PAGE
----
A common theme at this blog has been the use of claims of offense to control the streams of discourse, most notably in academia. I’ve mentioned before that my syllabi specifically include the statement, in bold and all caps: “YOU HAVE NO RIGHT TO BE COMFORTABLE.” On the other hand, we have a mandatory annual meeting about harassment in which a lawyer spends an hour telling us never to do or say or write, or even receive via e-mail, anything that might cause a rush of blood to Mrs. Grundy’s cheeks (to say nothing of her other anatomical regions).
Fortunately, the folks at Mondoville have enough sense to operate from the bedrock of Ciceronian stasis theory, which allows people to consider things like intentionality and seriousness. But these days, we live in a stasis-free age of “zero tolerance” for an ever-increasing number of situations, and that lack of tolerance is being used as a club with alarming frequency, which benefits… well, lawyers and other people who get to hold the club — which of course leads to a scramble to be first-to-the-club.
At least, I hope it benefits those folks, because it isn’t doing anyone else a damned bit of good, and as this article by Greg Lukianoff and Jonathan Haidt in the Atlantic suggests, it may be doing considerable harm. A few choice passages:
Emotional reasoning dominates many campus debates and discussions. A claim that someone’s words are “offensive” is not just an expression of one’s own subjective feeling of offendedness. It is, rather, a public charge that the speaker has done something objectively wrong. It is a demand that the speaker apologize or be punished by some authority for committing an offense.
[…] Because there is a broad ban in academic circles on “blaming the victim,” it is generally considered unacceptable to question the reasonableness (let alone the sincerity) of someone’s emotional state, particularly if those emotions are linked to one’s group identity. The thin argument “I’m offended” becomes an unbeatable trump card.
Since 2013, new pressure from the federal government has reinforced this trend. Federal antidiscrimination statutes regulate on-campus harassment and unequal treatment based on sex, race, religion, and national origin. Until recently, the Department of Education’s Office for Civil Rights acknowledged that speech must be “objectively offensive” before it could be deemed actionable as sexual harassment—it would have to pass the “reasonable person” test. To be prohibited, the office wrote in 2003, allegedly harassing speech would have to go “beyond the mere expression of views, words, symbols or thoughts that some person finds offensive.”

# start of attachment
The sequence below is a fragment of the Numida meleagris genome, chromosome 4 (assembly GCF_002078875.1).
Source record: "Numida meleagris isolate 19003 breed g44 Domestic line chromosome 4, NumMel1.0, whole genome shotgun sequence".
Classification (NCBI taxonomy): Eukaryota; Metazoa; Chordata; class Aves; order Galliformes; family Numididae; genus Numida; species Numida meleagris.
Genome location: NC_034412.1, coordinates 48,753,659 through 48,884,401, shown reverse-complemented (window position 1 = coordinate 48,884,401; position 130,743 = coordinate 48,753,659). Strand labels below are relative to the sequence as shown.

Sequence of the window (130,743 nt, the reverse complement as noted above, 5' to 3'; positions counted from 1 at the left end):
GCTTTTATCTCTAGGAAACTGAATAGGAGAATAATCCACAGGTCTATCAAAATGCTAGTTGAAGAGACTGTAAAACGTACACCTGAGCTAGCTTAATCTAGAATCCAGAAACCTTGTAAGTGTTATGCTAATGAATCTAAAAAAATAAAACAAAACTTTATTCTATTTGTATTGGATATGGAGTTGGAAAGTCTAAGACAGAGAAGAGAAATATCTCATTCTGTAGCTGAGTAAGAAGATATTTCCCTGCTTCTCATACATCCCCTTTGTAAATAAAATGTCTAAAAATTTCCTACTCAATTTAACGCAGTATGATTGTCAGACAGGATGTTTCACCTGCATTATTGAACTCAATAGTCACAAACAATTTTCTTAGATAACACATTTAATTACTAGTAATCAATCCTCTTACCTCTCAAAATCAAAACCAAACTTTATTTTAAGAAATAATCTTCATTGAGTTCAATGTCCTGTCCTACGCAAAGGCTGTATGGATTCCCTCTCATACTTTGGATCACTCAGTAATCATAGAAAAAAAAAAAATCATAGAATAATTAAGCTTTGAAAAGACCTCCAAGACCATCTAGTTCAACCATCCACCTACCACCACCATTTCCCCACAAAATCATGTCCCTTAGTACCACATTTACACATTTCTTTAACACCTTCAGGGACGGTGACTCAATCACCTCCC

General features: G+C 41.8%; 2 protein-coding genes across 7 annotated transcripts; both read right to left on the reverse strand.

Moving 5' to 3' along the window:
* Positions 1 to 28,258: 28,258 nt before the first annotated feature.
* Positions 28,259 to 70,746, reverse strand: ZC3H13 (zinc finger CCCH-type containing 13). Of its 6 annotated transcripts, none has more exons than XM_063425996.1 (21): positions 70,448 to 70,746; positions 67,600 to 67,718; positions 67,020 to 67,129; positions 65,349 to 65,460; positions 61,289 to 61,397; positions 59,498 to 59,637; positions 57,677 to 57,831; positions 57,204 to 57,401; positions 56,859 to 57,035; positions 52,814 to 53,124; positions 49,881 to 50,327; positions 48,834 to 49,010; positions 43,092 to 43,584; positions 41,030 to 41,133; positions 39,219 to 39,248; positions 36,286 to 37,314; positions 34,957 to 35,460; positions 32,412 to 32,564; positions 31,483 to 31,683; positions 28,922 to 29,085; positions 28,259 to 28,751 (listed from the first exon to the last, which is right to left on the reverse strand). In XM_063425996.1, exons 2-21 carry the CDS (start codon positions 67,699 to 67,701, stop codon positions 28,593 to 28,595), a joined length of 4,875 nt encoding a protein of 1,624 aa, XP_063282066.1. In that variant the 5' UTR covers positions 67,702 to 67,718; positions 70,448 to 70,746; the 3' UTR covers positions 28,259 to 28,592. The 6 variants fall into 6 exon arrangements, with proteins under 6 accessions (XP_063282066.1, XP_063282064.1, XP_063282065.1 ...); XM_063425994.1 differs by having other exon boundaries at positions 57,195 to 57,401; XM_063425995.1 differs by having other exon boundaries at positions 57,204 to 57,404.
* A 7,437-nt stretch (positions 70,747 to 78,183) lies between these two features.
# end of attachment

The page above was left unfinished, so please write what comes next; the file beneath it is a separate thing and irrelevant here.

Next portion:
But in 2013, the Departments of Justice and Education greatly broadened the definition of sexual harassment to include verbal conduct that is simply “unwelcome.” Out of fear of federal investigations, universities are now applying that standard—defining unwelcome speech as harassment—not just to sex, but to race, religion, and veteran status as well. Everyone is supposed to rely upon his or her own subjective feelings to decide whether a comment by a professor or a fellow student is unwelcome, and therefore grounds for a harassment claim. Emotional reasoning is now accepted as evidence.
However, as anyone who has spent much time living can attest, the universe doesn’t really seem to have much regard for our emotions. Allowing our students to act as if it does — that someone has a responsibility to shelter them from offense, and to silence the offender — does them a disservice.
Or to offer a personal example (it’s my blog, after all): After my folks were murdered, a crime scene cleanup crew from Servpro came to their house to tend to the areas where Mom and Dad were found. Servpro is a franchised operation with a nationwide reach, which means that I see their commercials (and the company’s lime-green vehicles) on a pretty regular basis. Every time I have one of these encounters, I recall — I reconstruct in my head — the experience of standing at the edge of my driveway, watching folks in biohazard gear, carrying bags of paper (I presume) towels stained by my mother’s and father’s blood and brains, out the front door and to their green van. It’s not a delightful experience — I don’t wish it on anyone. But I know I’ll keep seeing those commercials and those vehicles, because they’re part of the world.
God willing, my students won’t have to experience that unpleasantness. However, cocooning them from a world with unpleasantness does them no favors. Better (and this brings us back to the Atlantic piece) they should learn that they have to face that unpleasantness and cope as best they can.
Go read the article: it matters if you care about education, or for the people we educate.
A tip of the Mondo mortarboard to Kathy Phillips Nanney, via Facebook.